CME manufacturing recommends using urethane grout for injection into
leaking cracks in swimming pools. Urethane expands to fill cracks in the
pool and voids behind the pools. Gone are the days of using puddy for
fixing leaking pool cracks and pool skimmers.
|High Pressure Repair of Swimming Pool Leaks
Perfect For Concrete Pools
|Our products will permanently fix leaking pool
cracks and skimmers.
High Pressure Urethane Injection Kit
- Best for previously patched cracks and large voids
- Works with water running from the repair
Low Pressure Urethane Injection Kit
- Best for virgin cracks and leaking skimmers
- Pool surface needs to be dry
The pool on the right is in Maine. The customer had annual
repairs of thousands of dollars and have never done injection
before. They purchased the Everseal 6000 and proceeded to
inject all the cracks with our Flex Foam Injection Urethane.
Three weeks later they had yet to have to add a cup of water.
|30 Foot Low
depending on if you are using low pressure or high pressure. Urethane
is then fed into the crack a gun for low pressure or a pump for high
The urethane when exposed to air and moisture begins to expand. This
expansion fills the crack and any void underneath it with a The process
of injection is simple.
Place ports on or in the crack flexible material which will not crack or
allow water to pass through it. It will stop water where the patches and
coatings will fail.
Your pool will naturally lose some water to evaporation, some to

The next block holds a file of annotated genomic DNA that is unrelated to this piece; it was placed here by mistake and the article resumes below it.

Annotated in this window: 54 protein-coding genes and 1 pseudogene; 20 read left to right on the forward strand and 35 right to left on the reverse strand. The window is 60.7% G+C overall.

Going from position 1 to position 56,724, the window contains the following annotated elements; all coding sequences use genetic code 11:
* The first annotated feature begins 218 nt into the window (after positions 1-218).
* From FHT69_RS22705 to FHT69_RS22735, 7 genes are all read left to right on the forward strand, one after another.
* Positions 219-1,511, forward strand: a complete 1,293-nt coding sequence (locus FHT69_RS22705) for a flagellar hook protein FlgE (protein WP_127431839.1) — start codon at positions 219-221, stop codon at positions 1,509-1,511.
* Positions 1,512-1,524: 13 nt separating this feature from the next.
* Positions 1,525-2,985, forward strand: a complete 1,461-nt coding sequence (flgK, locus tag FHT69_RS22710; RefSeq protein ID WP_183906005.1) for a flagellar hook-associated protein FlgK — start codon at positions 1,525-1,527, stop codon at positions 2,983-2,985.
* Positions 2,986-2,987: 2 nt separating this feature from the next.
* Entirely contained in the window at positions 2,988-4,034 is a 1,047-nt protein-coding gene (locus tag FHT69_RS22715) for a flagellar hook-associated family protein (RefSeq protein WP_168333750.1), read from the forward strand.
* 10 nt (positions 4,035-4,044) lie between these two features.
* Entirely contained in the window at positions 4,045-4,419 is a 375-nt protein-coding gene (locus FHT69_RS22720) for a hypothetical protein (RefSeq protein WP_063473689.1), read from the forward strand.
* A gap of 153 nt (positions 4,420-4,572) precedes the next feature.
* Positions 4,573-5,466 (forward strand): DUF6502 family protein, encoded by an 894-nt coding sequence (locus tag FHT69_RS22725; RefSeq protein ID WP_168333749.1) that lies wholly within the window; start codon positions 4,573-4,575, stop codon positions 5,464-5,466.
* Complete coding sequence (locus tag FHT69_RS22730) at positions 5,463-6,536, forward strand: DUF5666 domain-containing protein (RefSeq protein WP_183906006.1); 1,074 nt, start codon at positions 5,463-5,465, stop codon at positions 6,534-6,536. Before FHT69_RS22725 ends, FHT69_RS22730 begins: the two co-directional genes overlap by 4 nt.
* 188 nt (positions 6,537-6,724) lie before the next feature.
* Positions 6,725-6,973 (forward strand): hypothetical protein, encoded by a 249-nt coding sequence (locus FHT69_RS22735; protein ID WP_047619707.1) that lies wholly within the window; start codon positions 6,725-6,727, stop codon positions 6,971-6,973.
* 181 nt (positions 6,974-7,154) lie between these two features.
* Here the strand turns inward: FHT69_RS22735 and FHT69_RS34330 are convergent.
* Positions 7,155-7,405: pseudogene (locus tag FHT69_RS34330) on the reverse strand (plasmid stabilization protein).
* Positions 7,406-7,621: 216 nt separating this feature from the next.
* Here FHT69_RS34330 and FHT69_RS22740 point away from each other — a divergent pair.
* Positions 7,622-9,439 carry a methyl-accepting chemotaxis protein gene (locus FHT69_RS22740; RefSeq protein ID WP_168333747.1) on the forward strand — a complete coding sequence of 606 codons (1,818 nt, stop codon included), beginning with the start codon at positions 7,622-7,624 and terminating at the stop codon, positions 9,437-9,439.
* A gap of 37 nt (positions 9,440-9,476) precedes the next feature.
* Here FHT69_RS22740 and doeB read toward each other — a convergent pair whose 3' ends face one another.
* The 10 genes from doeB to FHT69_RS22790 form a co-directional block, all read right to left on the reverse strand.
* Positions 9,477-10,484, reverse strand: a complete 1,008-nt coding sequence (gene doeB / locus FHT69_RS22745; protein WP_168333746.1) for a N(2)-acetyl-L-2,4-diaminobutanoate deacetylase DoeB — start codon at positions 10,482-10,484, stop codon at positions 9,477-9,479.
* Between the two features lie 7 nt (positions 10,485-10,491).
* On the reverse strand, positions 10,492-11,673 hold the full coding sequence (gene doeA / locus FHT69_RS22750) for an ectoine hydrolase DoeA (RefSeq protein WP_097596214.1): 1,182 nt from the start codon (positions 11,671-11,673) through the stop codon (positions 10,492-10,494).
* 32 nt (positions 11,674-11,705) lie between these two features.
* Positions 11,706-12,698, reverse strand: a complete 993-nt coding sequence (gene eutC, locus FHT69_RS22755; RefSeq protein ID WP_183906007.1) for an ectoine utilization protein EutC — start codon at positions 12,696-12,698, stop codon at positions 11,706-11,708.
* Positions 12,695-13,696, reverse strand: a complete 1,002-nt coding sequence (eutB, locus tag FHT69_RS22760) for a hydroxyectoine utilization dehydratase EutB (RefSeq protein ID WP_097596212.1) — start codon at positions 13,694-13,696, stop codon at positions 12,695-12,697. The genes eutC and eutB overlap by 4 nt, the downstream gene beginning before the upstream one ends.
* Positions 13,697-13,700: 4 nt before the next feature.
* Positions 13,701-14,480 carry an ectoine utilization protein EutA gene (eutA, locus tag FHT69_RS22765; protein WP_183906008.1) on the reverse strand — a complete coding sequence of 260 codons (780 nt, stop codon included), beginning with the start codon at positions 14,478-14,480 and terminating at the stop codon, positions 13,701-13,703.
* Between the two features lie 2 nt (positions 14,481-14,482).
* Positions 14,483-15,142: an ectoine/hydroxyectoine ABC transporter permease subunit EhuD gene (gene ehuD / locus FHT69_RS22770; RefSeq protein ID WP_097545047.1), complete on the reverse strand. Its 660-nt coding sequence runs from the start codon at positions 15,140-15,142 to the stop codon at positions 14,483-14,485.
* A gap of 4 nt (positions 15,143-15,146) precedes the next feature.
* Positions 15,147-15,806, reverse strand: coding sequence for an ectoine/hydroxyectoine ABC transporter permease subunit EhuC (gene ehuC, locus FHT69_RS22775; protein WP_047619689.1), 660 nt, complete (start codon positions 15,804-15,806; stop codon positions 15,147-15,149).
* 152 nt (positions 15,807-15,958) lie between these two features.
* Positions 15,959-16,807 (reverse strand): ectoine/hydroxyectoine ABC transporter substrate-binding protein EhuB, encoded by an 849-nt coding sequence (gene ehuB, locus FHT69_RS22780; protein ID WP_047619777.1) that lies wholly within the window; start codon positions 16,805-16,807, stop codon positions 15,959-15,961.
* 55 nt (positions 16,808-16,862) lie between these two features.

splash-out and some to backwash wastewater. You may also gain
water from rainfall. If you are adding an inch or two of water to your
pool per every week, you may have a leak.
Pools are meant to be watertight. Sealants will deteriorate from UV
rays and chlorine. Concrete will crack from shifting, shrinking and
settling. Pools can leak through any of the fittings or accessories,
plumbing, or even right through the shell. It is important to repair
leaks, not only to save water, heat, and chemicals, but also to prevent
undermining pool structural components and washing away fill dirt.
Is the pool leaking only with the equipment on?
This may indicate a pressure-side return leak. With the filter pump on,
the plumbing on the pressure side is under pressure. This can open
up small drips into spraying gushers. Check the waste or backwash
line for water consistently running. One inch of your pool water can
equal 500 gallons.
Is the pool leaking only with the equipment off?
This usually indicates a suction-side leak. With the filter pump on, the
plumbing on the suction side is under vacuum. Air can be drawn in
through otherwise leaking voids. You may notice air in the pump
basket (if you have a clear lid), air bubbling out of the return lines, or